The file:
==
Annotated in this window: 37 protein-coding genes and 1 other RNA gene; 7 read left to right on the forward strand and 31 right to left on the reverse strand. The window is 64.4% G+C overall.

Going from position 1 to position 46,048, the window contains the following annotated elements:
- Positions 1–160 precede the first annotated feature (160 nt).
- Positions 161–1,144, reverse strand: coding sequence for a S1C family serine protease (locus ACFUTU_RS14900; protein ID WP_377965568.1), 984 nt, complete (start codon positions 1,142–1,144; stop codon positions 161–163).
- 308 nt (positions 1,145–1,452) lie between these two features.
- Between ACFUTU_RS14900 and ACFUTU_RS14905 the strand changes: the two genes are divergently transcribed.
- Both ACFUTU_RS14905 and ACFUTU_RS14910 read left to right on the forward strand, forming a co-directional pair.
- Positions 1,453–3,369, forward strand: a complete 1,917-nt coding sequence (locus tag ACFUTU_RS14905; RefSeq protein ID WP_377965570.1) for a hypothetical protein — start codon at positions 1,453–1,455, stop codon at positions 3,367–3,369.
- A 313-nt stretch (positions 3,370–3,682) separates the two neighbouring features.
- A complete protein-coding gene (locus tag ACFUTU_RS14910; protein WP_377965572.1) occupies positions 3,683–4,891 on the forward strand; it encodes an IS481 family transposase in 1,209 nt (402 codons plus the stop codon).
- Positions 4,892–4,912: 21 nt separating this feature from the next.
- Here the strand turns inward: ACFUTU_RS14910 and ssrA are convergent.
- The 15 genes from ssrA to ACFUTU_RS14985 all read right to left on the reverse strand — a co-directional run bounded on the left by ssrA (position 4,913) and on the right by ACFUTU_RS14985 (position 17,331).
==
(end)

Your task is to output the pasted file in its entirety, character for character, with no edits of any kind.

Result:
Annotated in this window: 37 protein-coding genes and 1 other RNA gene; 7 read left to right on the forward strand and 31 right to left on the reverse strand. The window is 64.4% G+C overall.

Going from position 1 to position 46,048, the window contains the following annotated elements:
- Positions 1–160 precede the first annotated feature (160 nt).
- Positions 161–1,144, reverse strand: coding sequence for a S1C family serine protease (locus ACFUTU_RS14900; protein ID WP_377965568.1), 984 nt, complete (start codon positions 1,142–1,144; stop codon positions 161–163).
- 308 nt (positions 1,145–1,452) lie between these two features.
- Between ACFUTU_RS14900 and ACFUTU_RS14905 the strand changes: the two genes are divergently transcribed.
- Both ACFUTU_RS14905 and ACFUTU_RS14910 read left to right on the forward strand, forming a co-directional pair.
- Positions 1,453–3,369, forward strand: a complete 1,917-nt coding sequence (locus tag ACFUTU_RS14905; RefSeq protein ID WP_377965570.1) for a hypothetical protein — start codon at positions 1,453–1,455, stop codon at positions 3,367–3,369.
- A 313-nt stretch (positions 3,370–3,682) separates the two neighbouring features.
- A complete protein-coding gene (locus tag ACFUTU_RS14910; protein WP_377965572.1) occupies positions 3,683–4,891 on the forward strand; it encodes an IS481 family transposase in 1,209 nt (402 codons plus the stop codon).
- Positions 4,892–4,912: 21 nt separating this feature from the next.
- Here the strand turns inward: ACFUTU_RS14910 and ssrA are convergent.
- The 15 genes from ssrA to ACFUTU_RS14985 all read right to left on the reverse strand — a co-directional run bounded on the left by ssrA (position 4,913) and on the right by ACFUTU_RS14985 (position 17,331).